Kurt Russell is known for his iconic roles in countless movies, whether he played a badarse (The Thing, Tombstone, Escape From NY) or a goofball (Big Trouble in Little China, Overboard and so on). He’s one of the very rare stars who can be cool and funny simultaneously — and Russell thinks Chris Pratt is like that too, which is why they’re the perfect father-son duo in Guardians of the Galaxy Vol. 2.
Kurt Russell as Ego in Guardians of the Galaxy Vol 2. All Images: Disney
But Russell hadn’t even seen the first movie before he was rumoured to be playing Peter “Star-Lord” Quill’s father in Guardians of the Galaxy Vol. 2. In fact, he first heard of the blockbuster Marvel film at the same time he heard the rumour. “I was doing publicity for Hateful Eight and, suddenly, people started saying, ‘Is it true? Are you going to play Peter Quill’s father?'” Russell said on the Atlanta set of Vol. 2 last year. “And I’m like, ‘I don’t know what you’re talking about.’ I just wasn’t aware of it.”
He was, however, writer-director James Gunn’s first choice to play the father of Chris Pratt’s hero. When Russell finally watched the first Guardians of the Galaxy movie, he immediately felt a connection with the star.
“Within about three minutes of watching Chris, as soon as he kicked one of those lemmings, I went, ‘OK. That’s cool.'” Russell said. “That’s my kinda guy. I know where that kind of goof comes from.”
That kind of goof came from those aforementioned characters Russell played like Snake Plissken and Jack Burton. These roles are now iconic, but at the time the movies were released, Russell admits many people didn’t quite get his performances.
“It’s fun to be living now in a time when a younger generation understands what I was doing,” he said. “The older guys, my age, they didn’t know what the fuck I was doing. They really didn’t. You can go back and read about it. It was like, ‘What is that?’ I think it’s funny.”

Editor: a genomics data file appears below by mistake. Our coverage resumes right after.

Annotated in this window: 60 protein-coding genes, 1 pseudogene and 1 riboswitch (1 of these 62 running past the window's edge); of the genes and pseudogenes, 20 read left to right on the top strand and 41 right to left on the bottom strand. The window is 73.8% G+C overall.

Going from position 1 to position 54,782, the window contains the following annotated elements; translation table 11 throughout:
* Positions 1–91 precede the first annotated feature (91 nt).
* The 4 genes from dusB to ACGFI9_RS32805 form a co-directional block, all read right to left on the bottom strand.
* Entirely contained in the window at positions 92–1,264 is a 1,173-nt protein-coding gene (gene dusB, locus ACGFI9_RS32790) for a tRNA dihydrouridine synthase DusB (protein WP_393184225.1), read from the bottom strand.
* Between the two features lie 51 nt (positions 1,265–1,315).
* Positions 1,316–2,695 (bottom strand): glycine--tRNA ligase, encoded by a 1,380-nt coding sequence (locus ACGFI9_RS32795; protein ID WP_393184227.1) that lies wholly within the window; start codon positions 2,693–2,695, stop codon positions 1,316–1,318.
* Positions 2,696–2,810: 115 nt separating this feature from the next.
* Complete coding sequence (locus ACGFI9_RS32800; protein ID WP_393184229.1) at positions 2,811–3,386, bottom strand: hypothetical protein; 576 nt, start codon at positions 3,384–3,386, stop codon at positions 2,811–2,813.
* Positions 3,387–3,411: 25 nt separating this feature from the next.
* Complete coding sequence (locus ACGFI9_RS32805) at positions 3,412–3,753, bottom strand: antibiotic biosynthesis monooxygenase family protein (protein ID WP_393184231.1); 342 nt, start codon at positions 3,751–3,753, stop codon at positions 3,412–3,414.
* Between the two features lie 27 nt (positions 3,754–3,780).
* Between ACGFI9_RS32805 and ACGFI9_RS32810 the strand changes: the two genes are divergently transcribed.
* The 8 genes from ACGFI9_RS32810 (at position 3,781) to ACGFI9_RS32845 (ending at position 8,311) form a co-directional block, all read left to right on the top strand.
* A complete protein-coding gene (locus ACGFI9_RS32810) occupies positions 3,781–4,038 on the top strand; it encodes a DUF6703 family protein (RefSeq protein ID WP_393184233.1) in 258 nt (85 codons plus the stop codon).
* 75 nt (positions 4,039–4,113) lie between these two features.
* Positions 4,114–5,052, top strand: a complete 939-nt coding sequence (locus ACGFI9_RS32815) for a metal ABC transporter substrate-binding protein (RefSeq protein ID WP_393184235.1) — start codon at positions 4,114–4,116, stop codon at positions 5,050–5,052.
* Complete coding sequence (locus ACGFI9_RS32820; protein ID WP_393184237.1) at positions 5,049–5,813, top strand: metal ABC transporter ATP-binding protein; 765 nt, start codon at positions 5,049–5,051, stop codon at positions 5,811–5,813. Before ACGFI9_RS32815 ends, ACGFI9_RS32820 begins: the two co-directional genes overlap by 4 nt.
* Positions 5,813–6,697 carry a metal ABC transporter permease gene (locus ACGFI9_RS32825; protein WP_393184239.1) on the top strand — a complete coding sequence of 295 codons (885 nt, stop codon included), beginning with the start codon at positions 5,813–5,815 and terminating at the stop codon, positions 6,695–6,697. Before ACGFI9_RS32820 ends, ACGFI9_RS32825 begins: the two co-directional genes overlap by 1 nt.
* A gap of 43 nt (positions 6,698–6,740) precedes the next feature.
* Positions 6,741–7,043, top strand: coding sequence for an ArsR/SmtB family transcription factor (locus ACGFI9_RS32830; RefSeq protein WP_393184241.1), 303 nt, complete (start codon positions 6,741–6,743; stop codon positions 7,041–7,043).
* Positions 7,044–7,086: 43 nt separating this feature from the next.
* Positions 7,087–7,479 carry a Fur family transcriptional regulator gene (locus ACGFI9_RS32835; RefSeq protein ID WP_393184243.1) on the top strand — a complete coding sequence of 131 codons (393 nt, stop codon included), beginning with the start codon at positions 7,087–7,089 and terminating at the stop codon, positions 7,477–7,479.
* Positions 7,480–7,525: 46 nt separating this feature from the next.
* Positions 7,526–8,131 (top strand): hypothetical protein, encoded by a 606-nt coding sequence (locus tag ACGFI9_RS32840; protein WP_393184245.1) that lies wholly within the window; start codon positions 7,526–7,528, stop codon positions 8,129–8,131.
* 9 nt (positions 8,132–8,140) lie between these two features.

In terms of balancing cool and comedy, Peter Quill could be the son of Big Trouble in Little China‘s Jack Burton. For Russell, the kinship is extremely satisfying:
So to be at this point in my life and be able to not only… have a generation that accepts you for what you were doing before anybody else was… to be able to take that and grow that, it’s nice. Because it has a lot to do with my personality and the way I look at life and stuff. And so, it’s a nicer time for me than it was 30 years ago… and yeah, it’s a bit of an opportunity to take advantage of the way I created some guys in the past that you guys, the people your age are more in tune with. You understood it.
There are as many connections between Russell’s character, Ego the Living Planet (yes, an actual planet who can take a human form, because comics) and Star-Lord as there are between Russell and Pratt’s performances.
“[Ego] has a great, adventurous spirit that he shares with his son,” Russell said. “I think when it comes to parents that are missing, we have a tendency to put them on a pedestal, and Peter is living in that world. But to finally have the opportunity to meet that person, and then begin to compare who they had in mind and what they’re really getting is a lot of what we’re doing.”
The bonds between the characters and the actors meant Russell enjoyed working with Pratt immensely. “We really work a lot together and we did many different scenes together,” Russell said. “And that gives you the opportunity to play them many different ways. And because they both know their universe so well, it was fun for me to be able to sort of come in and go, ‘OK, well, here’s where I’m going on this one,’ and then be able to just turn it around on another take.”
Given that he’s joining an incredibly anticipated sequel, the immensely popular Marvel Cinematic Universe, and the fact Russell is playing a literal planet, his nonchalance seems almost shocking. But for him, a planet is just another role for the actor, albeit one that’s likely to be as iconic as his others.
“When you’re the actor who’s being invited to play in that sandbox, yeah, I’m your guy,” Russell said. “[It’s an] opportunity to play a character that you hopefully can find things to make it fun and entertaining and interesting and memorable.”
Chances are, Russell doesn’t need to worry about Ego’s appearance in Guardians of the Galaxy being any of those things. After all, like son, like father.
Guardians of the Galaxy Vol. 2 opens April 25.